If you read the mainstream papers, then you probably have some idea of what you think socialism is: Socialism happened years ago under Labour governments, but only a few old men in cloth caps still believe in it. Or, socialism is this nice idea about equality that never worked. Or, socialism was a terrible one-party dictatorship, like the ones that used to exist in Eastern Europe, where you couldn’t speak your mind, and had to queue for ages just to get a few poor-quality products. Whatever socialism was, it’s had its day now, and is a thing of the past, they say.
Well we at Revolution know that to fight injustice today – the Criminal Justice Bill, racist deportations, the new Job seekers Allowance – the rich history of the victories and defeats of socialists and workers in their struggle for a better life, provides us with the lessons we can use to turn our struggles into victorious ones.
All over the world there exist working-class movements and parties at the forefront of the fight against oppression, who see the fight for socialism as part of their fight. But why?
Society is divided into classes. One class, the working-class, lives by selling its labour for wages. Another class, the ruling class, makes its living by owning companies, banks and factories, and receiving huge profits from the work of others. We call this system Capitalism.
The conflicting interests of the two classes cause a struggle between them. The working class struggles for a better life, decent wages and against oppression. For as long as classes exist, there will continue to be class struggle. And with it, a working class-led struggle for a classless society, for socialism.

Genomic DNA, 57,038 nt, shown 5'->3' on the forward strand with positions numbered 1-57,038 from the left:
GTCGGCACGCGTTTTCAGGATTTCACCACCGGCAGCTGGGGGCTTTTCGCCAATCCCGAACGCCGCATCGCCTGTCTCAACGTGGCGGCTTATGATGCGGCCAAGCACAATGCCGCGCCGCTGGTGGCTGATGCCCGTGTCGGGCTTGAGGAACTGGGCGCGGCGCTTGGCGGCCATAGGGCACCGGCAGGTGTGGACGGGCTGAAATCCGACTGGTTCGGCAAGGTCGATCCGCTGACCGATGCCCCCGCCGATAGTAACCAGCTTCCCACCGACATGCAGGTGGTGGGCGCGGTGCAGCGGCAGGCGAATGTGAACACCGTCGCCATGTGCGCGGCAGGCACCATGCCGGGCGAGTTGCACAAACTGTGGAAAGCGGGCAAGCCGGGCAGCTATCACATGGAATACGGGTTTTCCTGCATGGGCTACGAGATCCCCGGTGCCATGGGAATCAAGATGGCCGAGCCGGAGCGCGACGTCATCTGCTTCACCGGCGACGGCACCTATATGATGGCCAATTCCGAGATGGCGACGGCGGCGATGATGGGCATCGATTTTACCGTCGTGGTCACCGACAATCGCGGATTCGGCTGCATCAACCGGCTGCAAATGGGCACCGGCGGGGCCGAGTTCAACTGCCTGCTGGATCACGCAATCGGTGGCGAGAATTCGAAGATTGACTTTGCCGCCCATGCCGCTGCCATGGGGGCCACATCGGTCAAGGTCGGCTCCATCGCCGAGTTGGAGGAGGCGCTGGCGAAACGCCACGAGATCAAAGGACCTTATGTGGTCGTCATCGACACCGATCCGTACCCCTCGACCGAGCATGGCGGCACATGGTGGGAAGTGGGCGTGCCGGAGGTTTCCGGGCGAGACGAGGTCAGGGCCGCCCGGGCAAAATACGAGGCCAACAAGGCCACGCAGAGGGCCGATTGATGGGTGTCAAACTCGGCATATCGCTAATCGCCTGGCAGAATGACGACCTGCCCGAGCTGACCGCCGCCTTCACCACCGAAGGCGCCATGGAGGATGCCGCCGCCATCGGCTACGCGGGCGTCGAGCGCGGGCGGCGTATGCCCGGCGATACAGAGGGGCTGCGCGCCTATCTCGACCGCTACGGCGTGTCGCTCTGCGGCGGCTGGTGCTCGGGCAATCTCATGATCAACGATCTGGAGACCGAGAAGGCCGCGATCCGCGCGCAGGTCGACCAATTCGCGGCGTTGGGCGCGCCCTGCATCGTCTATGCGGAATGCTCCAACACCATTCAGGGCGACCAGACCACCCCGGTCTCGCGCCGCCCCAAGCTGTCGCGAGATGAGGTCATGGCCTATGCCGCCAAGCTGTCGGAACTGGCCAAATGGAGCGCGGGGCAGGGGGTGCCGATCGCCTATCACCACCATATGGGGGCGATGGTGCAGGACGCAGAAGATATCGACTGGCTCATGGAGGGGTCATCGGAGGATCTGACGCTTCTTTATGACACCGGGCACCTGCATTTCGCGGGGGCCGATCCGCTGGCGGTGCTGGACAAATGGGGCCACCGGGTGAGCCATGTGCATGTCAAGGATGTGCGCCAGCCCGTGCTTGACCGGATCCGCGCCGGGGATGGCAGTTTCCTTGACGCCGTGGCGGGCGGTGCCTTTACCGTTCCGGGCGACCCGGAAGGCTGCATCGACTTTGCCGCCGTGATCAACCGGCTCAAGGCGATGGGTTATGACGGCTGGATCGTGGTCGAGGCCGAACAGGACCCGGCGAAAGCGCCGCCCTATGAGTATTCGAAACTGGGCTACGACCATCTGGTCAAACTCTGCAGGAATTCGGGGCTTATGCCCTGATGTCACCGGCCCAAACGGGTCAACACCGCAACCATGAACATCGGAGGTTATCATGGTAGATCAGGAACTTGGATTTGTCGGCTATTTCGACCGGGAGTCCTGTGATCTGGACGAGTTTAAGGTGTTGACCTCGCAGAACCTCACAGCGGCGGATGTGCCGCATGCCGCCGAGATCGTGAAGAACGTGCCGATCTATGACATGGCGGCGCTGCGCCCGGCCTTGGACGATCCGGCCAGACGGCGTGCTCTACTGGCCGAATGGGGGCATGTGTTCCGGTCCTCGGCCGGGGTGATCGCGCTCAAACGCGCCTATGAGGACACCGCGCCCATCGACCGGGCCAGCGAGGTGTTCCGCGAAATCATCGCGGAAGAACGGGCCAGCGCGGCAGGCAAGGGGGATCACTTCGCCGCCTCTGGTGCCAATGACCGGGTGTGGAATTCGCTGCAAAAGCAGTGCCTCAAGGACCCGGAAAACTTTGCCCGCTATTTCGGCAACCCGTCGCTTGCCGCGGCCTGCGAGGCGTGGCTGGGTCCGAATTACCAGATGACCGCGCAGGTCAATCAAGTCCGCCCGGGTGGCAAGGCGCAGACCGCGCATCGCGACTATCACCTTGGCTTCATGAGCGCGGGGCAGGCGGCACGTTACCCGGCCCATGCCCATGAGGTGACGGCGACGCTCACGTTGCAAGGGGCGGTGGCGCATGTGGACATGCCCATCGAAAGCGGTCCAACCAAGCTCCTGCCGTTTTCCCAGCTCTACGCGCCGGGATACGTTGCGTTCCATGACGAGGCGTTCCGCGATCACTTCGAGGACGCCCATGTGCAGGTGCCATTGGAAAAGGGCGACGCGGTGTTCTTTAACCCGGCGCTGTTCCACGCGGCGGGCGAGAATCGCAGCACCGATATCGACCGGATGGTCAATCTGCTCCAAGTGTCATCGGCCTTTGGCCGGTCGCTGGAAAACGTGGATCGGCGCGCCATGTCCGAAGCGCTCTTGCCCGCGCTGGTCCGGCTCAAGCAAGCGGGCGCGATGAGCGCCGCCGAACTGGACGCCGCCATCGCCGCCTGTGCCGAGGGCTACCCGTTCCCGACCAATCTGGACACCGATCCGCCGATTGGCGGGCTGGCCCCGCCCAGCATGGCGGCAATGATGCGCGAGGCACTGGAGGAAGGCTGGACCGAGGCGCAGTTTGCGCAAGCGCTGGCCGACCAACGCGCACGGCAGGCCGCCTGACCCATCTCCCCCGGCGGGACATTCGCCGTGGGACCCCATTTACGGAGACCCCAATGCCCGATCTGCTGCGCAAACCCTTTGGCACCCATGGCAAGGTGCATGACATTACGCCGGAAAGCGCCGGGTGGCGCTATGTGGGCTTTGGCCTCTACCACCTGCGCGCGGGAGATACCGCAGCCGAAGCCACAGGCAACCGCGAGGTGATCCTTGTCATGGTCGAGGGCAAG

How is socialism different?
Under capitalism, all the decisions in the economy are made by a minority, the ruling class, for their own profit: what to make, who to sack, and so on. The rest of us have no control over the situation. Millions are unemployed, on low wages or working and living in terrible conditions, while a minority live off the fruits of our labour.
Under socialism, the economy will be owned by the people as a whole. They will plan it for their benefit, and not for the benefit of a rich few.
“Socialism sounds like a nice idea, but it never works in practice: just look at Eastern Europe.”
The old Eastern European states and the ex-Soviet Union were not socialist. In those states, capitalism had been overthrown and the economy planned by the state, but there was no democracy. Therefore an elite arose in those countries which enriched itself and acquired a lot of power and privilege. They maintained control over society through extreme repression of any forms of dissent. Under socialism, all leaders would be truly accountable, through elections at every level. If someone’s not doing their job properly, they’d be replaced by someone else.